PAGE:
Popular Muslim civil rights leader Hassan Shibly was recently accused of infidelity, sexual harassment, and bullying. The 34-year-old man was unaccustomed to the public lens until his estranged wife, Imane Sadrati, decided to turn to the public for help. She posted to a GoFundMe begging for support after Shibly allegedly cut off financial payments. They have three children together. The spectacle has reminded activists that even their own groups are not immune to this terrible behavior.
Sadrati said in the video, “For years, I’ve been in an abusive relationship, and the situation at home has become unbearable. I finally decided to build the courage to start over for my children and I.”
Only fifteen days after the video was posted, Shibly put in his resignation. He subsequently denied his wife’s allegations, which included vivid descriptions of the abuse for which he was accused. Sadrati said that he had twisted her arm, slapped her, and pushed her up against a wall.
As with most cases during which a man is accused of this type of behavior, more women came forward to make similar allegations. Some of these individuals said that he had abused them both emotionally and sexually in and out of the workplace — CAIR’s national office.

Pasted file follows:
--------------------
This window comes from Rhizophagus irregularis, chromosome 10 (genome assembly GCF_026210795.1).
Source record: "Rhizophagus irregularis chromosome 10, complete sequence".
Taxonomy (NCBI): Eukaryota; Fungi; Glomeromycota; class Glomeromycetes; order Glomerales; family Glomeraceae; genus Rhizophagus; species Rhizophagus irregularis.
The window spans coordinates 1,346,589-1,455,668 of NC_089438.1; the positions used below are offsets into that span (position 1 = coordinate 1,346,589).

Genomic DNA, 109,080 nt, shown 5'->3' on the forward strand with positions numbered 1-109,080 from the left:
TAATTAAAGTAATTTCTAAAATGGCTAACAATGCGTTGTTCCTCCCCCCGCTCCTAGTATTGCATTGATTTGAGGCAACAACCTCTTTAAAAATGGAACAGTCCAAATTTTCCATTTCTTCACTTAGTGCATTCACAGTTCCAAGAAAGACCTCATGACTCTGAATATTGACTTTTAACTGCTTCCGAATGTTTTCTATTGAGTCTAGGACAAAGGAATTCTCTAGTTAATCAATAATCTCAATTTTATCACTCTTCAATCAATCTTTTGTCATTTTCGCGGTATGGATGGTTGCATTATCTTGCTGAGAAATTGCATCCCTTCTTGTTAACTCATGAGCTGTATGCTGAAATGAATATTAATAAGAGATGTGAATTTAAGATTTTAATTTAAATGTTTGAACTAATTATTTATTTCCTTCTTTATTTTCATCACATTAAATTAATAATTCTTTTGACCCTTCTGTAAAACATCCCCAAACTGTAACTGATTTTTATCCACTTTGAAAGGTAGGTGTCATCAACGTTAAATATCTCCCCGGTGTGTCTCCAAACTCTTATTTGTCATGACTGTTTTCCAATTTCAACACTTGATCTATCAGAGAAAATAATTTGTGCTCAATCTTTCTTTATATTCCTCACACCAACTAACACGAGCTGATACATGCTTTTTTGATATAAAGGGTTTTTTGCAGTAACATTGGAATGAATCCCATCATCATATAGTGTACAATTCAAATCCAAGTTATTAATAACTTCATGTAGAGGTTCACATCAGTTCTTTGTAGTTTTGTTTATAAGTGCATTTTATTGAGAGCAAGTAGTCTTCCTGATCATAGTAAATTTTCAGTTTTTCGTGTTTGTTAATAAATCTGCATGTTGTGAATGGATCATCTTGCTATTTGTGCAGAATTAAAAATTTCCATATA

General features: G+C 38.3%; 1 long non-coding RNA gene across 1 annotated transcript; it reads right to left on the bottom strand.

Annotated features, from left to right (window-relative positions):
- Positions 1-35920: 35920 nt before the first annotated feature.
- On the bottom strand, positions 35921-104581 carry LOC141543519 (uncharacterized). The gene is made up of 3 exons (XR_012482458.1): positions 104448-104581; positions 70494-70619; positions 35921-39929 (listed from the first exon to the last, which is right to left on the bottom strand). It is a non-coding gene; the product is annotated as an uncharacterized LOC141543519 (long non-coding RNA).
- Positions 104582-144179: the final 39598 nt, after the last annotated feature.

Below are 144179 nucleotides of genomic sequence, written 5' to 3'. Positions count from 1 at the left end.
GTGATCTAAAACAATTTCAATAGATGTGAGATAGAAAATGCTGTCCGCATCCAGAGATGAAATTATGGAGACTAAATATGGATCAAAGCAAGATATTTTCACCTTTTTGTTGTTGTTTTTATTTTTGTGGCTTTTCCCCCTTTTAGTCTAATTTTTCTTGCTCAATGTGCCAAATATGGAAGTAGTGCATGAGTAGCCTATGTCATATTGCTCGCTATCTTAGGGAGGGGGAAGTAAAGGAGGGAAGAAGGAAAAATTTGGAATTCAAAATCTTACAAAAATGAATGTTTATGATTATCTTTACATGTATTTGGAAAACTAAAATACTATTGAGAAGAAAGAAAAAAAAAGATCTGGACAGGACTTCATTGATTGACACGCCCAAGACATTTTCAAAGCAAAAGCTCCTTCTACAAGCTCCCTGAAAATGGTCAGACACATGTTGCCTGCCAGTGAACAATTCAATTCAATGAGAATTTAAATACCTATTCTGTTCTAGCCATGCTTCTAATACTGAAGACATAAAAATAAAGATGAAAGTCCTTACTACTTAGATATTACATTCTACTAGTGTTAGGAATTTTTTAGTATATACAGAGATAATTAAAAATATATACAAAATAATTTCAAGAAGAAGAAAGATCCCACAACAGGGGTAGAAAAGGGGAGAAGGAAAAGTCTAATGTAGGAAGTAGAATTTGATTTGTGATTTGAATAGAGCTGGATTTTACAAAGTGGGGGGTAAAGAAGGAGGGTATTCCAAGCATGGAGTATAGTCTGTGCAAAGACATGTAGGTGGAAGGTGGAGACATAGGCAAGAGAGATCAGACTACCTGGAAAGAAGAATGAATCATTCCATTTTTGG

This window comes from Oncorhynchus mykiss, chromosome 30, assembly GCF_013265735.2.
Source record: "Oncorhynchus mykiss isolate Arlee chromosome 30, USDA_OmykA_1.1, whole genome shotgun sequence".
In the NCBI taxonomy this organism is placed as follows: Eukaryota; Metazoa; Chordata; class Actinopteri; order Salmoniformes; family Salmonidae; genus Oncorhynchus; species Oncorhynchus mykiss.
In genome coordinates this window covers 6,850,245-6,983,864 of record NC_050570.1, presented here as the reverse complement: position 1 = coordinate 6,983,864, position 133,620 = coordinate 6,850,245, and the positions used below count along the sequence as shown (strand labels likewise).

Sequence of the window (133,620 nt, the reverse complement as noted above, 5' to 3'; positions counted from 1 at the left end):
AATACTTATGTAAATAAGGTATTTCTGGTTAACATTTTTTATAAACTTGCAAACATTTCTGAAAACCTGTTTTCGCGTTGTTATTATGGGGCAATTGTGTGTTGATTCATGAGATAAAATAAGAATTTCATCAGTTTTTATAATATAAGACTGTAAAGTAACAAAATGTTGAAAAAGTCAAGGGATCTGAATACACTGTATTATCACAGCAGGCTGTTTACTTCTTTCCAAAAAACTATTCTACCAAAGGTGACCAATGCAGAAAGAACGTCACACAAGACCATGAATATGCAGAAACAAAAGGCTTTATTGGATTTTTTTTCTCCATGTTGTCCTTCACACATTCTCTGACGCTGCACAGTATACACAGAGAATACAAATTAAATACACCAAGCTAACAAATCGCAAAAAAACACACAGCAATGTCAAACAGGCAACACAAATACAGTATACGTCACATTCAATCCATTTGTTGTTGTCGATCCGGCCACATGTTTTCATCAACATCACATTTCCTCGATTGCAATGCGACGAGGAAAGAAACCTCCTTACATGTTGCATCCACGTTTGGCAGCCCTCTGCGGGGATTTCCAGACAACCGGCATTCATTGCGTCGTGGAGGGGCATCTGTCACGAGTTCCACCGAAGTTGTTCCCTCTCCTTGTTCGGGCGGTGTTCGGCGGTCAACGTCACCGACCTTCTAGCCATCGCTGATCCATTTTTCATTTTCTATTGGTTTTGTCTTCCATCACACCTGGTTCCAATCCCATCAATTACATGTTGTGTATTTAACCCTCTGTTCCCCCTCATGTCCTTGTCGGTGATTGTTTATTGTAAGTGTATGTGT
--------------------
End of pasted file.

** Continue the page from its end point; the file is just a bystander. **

One of these women, Laila Abdelaziz, said she resigned because of Shibly’s sexual harassment. According to her accounts, CAIR already knew about the situation but has done little to prevent it from happening again. She believes the inaction stemmed from anti-Muslim hate and rhetoric and how the situation could be perceived by the public.
Abdelaziz commented, “When your community is being attacked and diminished and demeaned every single day, it’s difficult to invite even more of that.”
CAIR is perhaps the largest Muslim civil rights organization operating in the United States, composed of 33 chapters who manage operations independently of one another.
Yale University anthropologist Zareena Grewal said, “There is a certain brand recognizability. Muslims do turn to them in crisis.”